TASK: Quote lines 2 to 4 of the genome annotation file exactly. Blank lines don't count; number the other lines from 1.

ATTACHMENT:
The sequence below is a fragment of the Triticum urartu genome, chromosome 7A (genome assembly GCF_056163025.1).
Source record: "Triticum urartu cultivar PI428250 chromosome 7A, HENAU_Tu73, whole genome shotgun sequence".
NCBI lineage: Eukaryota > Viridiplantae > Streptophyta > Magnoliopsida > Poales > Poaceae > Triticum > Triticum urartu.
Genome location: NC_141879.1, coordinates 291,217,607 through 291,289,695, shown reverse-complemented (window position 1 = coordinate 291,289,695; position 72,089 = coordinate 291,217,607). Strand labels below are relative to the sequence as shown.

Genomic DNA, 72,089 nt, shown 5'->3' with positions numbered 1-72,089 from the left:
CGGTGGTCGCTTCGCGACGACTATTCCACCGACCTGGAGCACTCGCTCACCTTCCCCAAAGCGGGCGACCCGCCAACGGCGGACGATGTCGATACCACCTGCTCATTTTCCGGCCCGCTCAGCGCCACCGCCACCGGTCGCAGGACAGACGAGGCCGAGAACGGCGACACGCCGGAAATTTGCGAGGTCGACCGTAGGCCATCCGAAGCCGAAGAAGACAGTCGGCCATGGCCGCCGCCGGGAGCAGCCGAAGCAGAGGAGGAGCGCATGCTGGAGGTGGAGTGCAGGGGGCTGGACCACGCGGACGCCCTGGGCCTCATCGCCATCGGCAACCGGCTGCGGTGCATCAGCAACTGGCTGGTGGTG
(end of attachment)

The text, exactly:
Source record: "Triticum urartu cultivar PI428250 chromosome 7A, HENAU_Tu73, whole genome shotgun sequence".
NCBI lineage: Eukaryota > Viridiplantae > Streptophyta > Magnoliopsida > Poales > Poaceae > Triticum > Triticum urartu.
Genome location: NC_141879.1, coordinates 291,217,607 through 291,289,695, shown reverse-complemented (window position 1 = coordinate 291,289,695; position 72,089 = coordinate 291,217,607). Strand labels below are relative to the sequence as shown.